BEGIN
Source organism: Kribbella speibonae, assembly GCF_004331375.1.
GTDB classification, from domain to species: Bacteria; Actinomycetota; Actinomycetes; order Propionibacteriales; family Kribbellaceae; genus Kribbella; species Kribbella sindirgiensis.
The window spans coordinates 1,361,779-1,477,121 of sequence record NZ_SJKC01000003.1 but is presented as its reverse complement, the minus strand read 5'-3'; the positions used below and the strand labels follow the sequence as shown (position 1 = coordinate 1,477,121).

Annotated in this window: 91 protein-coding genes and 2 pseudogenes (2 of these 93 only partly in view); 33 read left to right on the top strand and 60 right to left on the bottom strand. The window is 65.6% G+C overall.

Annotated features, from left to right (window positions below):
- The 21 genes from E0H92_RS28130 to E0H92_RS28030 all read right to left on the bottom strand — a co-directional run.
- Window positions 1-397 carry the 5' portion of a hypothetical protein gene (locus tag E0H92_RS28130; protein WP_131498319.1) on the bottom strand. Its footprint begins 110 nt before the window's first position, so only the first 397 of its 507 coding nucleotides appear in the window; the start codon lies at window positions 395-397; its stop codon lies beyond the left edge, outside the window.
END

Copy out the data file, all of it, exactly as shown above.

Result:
Source organism: Kribbella speibonae, assembly GCF_004331375.1.
GTDB classification, from domain to species: Bacteria; Actinomycetota; Actinomycetes; order Propionibacteriales; family Kribbellaceae; genus Kribbella; species Kribbella sindirgiensis.
The window spans coordinates 1,361,779-1,477,121 of sequence record NZ_SJKC01000003.1 but is presented as its reverse complement, the minus strand read 5'-3'; the positions used below and the strand labels follow the sequence as shown (position 1 = coordinate 1,477,121).

Annotated in this window: 91 protein-coding genes and 2 pseudogenes (2 of these 93 only partly in view); 33 read left to right on the top strand and 60 right to left on the bottom strand. The window is 65.6% G+C overall.

Annotated features, from left to right (window positions below):
- The 21 genes from E0H92_RS28130 to E0H92_RS28030 all read right to left on the bottom strand — a co-directional run.
- Window positions 1-397 carry the 5' portion of a hypothetical protein gene (locus tag E0H92_RS28130; protein WP_131498319.1) on the bottom strand. Its footprint begins 110 nt before the window's first position, so only the first 397 of its 507 coding nucleotides appear in the window; the start codon lies at window positions 395-397; its stop codon lies beyond the left edge, outside the window.